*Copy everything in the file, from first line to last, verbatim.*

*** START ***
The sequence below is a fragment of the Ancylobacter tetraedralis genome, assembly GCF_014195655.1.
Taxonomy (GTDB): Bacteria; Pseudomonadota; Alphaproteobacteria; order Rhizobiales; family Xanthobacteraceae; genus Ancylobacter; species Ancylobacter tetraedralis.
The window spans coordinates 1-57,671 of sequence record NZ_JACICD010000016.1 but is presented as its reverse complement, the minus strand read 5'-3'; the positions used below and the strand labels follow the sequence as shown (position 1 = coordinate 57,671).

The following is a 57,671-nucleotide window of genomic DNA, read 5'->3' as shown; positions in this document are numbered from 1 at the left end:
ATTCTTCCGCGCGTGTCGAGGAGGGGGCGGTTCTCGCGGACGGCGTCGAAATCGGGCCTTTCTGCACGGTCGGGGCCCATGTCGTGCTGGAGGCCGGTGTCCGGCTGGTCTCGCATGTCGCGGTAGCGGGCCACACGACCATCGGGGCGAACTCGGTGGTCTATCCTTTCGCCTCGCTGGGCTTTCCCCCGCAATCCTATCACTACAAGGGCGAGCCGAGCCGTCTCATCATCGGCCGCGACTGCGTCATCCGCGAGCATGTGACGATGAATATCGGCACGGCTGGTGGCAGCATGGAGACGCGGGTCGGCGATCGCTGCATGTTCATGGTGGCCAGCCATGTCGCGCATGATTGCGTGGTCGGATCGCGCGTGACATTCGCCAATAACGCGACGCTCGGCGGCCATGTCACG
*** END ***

The sequence below is a fragment of the Ancylobacter tetraedralis genome, assembly GCF_014195655.1.
Taxonomy (GTDB): Bacteria; Pseudomonadota; Alphaproteobacteria; order Rhizobiales; family Xanthobacteraceae; genus Ancylobacter; species Ancylobacter tetraedralis.
The window spans coordinates 1-57,671 of sequence record NZ_JACICD010000016.1 but is presented as its reverse complement, the minus strand read 5'-3'; the positions used below and the strand labels follow the sequence as shown (position 1 = coordinate 57,671).

The following is a 57,671-nucleotide window of genomic DNA, read 5'->3' as shown; positions in this document are numbered from 1 at the left end:
ATTCTTCCGCGCGTGTCGAGGAGGGGGCGGTTCTCGCGGACGGCGTCGAAATCGGGCCTTTCTGCACGGTCGGGGCCCATGTCGTGCTGGAGGCCGGTGTCCGGCTGGTCTCGCATGTCGCGGTAGCGGGCCACACGACCATCGGGGCGAACTCGGTGGTCTATCCTTTCGCCTCGCTGGGCTTTCCCCCGCAATCCTATCACTACAAGGGCGAGCCGAGCCGTCTCATCATCGGCCGCGACTGCGTCATCCGCGAGCATGTGACGATGAATATCGGCACGGCTGGTGGCAGCATGGAGACGCGGGTCGGCGATCGCTGCATGTTCATGGTGGCCAGCCATGTCGCGCATGATTGCGTGGTCGGATCGCGCGTGACATTCGCCAATAACGCGACGCTCGGCGGCCATGTCACG